The role of monocyte factors in the differentiation of immunoglobulin secreting cells from human peripheral blood B cells

S. A. Rosenberg, P. E. Lipsky

Research output: Contribution to journalArticlepeer-review

Abstract

Supernatants from cultures of human mononuclear phagocytes (MΦ) were found to support pokeweed mitogen- (PWM) induced generation of immunoglobulin-secreting cells (ISC) in cultures of T cell-depleted, human peripheral blood B cells. The MΦ factor did not augment PWM-stimulated B cell proliferation. Moreover, MΦ factor itself was not a polyclonal B cell activator, in that no ISC were generated unless PWM was present in the B cell cultures. MΦ factor release, however, did not require PWM stimulation, but occurred spontaneously under standard conditions used to elicit the PWM response. The active factor found in MΦ culture supernatants originated from MΦ and not from the few contaminating T cells in the MΦ population. MΦ factor did not replace the requirement for T cells in this system, however, since factor activity was apparent only when B cell cultures contained a small number of T cells. Finally, MΦ factor augmented generation of both IgM and IgG ISC. These data emphasize the important role of MΦ in the differentiation of human B cells into ISC and indicate that at least some of the function of MΦ in this system is accomplished by secreted factors.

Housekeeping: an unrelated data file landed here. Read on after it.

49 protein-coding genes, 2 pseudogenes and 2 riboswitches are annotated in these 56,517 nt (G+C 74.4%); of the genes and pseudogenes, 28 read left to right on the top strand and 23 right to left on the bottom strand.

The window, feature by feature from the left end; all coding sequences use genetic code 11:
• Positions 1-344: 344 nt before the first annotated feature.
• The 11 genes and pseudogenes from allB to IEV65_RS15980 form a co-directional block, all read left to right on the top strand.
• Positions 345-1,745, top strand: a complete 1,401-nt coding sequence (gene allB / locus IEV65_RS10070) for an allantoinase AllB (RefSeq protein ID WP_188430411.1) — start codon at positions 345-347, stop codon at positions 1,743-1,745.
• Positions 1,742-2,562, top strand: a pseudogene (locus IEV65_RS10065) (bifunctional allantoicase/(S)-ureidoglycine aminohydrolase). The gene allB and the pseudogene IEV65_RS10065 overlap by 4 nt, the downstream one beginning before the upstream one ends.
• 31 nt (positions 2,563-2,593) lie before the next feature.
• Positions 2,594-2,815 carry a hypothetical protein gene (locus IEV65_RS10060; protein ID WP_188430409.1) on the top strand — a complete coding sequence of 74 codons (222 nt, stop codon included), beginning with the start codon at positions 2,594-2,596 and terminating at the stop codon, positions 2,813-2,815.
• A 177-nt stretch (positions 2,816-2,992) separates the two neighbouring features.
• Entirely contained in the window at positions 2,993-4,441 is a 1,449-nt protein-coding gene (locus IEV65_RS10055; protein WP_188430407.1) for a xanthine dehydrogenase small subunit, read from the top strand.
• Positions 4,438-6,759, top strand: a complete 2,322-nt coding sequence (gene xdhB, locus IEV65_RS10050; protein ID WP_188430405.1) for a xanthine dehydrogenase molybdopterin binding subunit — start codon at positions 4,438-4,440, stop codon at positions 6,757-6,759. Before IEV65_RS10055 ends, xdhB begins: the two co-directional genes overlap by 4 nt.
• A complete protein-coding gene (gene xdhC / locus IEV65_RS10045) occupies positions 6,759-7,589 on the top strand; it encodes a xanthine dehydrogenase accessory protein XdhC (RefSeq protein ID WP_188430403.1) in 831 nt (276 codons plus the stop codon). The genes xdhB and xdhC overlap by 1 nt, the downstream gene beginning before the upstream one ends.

Original languageEnglish (US)
Pages (from-to)232-237
Number of pages6
JournalJournal of Immunology
Volume125
Issue number1
StatePublished - Jan 1 1980

ASJC Scopus subject areas

  • Immunology and Allergy
  • Immunology

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